Monday, February 16, 2015

Being Awesome

In today's comic, the frogs of today and of ancient times are using pictures instead of words to convey meaning. The problem is that sometimes the meaning is lost. My children know that the picture of a floppy disk means Save, but they have no idea what a floppy disk is.

Despite this problem, I do like to use small pictures on web pages to represent certain actions. If you'd like to do this as well, be sure to check out Font Awesome (if you haven't already). I used to create small images myself to use on web pages in <img /> tags for this purpose, but doing this with fonts and CSS makes even more sense. When the image is a scalable, vector-based character from a font, you can make it any size/color/rotation you need.

Using Font Awesome can seem like magic. You just put an empty tag in your HTML with a couple classes applied to it and it renders as a picture of something. The following example is the bomb!

<i class="fa fa-bomb"></i>

There is no actual magic involved, however. The CSS that accompanies the Font Awesome font makes use of the ::before pseudoelement to add a character of text to your markup. The character added depends on the class and maps to one of the images in the font.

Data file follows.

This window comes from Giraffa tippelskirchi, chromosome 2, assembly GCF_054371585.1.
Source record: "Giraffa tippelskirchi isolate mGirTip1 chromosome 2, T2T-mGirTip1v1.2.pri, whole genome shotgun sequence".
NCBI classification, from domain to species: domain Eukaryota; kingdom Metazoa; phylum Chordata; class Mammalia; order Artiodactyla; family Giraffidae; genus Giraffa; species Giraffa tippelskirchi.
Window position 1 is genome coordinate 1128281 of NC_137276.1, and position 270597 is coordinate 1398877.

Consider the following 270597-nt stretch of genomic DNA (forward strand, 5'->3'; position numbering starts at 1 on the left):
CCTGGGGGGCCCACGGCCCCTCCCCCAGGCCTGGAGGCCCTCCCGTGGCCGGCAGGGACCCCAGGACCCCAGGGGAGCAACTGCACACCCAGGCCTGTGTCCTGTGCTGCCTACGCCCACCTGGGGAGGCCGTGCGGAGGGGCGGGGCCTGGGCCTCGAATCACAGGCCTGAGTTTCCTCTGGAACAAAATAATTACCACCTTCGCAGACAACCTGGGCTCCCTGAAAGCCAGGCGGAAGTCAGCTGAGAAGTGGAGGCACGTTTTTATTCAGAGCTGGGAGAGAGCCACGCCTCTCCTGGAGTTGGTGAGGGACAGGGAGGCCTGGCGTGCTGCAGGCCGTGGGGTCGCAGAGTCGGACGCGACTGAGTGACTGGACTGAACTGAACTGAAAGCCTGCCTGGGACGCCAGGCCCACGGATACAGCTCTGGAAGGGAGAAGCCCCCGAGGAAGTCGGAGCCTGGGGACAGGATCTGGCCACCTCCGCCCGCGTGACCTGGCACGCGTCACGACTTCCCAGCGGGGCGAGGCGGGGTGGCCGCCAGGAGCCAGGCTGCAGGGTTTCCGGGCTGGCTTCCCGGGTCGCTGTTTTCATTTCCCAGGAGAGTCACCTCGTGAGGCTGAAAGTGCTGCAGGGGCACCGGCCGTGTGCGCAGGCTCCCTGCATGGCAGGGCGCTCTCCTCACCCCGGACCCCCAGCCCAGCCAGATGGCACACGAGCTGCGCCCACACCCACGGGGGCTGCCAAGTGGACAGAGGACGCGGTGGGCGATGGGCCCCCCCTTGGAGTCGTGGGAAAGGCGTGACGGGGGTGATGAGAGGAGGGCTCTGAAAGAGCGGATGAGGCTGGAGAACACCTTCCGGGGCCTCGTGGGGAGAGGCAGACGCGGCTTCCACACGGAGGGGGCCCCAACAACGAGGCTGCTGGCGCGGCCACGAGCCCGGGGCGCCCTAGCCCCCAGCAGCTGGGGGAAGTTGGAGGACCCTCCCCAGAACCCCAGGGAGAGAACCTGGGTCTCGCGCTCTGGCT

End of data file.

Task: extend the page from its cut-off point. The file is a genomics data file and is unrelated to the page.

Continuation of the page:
Pseudoelements let you do all kinds of crazy things via CSS. Like ::before, there is also an ::after. They allow you to add text or images (or nothing) to the page, but the additions don't actually become part of the DOM. That last part makes them a little difficult to work with sometimes, but they are still useful. Here's a weird example:

a::after {
    content: " (don't click on this!)";

That will add a dire warning to every link on the page. I didn't say it was a useful example. I said weird.

If you'd like some useful examples, check out CSS-Tricks. But don't forget about Font Awesome if you just want to put some icons on your pages now. And also don't forget to read today's comic. comic for 16 February 2015

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